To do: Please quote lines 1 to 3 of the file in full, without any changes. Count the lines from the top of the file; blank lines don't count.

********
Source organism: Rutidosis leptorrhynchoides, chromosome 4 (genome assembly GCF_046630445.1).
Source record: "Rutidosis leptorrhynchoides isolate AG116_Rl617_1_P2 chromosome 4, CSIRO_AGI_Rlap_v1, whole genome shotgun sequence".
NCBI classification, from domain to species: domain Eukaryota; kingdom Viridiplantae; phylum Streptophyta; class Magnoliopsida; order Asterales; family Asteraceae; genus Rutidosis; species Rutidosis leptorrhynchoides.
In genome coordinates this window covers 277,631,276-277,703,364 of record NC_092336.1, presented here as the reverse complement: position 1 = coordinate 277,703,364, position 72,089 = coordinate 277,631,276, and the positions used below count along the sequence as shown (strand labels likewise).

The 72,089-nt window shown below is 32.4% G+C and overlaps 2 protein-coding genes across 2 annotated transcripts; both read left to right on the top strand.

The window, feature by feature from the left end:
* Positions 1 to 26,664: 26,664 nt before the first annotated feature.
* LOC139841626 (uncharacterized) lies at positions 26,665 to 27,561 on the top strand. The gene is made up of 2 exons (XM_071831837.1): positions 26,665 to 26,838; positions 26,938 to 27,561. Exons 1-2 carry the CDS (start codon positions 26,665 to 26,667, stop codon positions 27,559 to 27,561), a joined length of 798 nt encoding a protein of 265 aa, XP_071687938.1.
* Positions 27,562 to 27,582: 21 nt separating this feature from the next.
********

Source organism: Rutidosis leptorrhynchoides, chromosome 4 (genome assembly GCF_046630445.1).
Source record: "Rutidosis leptorrhynchoides isolate AG116_Rl617_1_P2 chromosome 4, CSIRO_AGI_Rlap_v1, whole genome shotgun sequence".
NCBI classification, from domain to species: domain Eukaryota; kingdom Viridiplantae; phylum Streptophyta; class Magnoliopsida; order Asterales; family Asteraceae; genus Rutidosis; species Rutidosis leptorrhynchoides.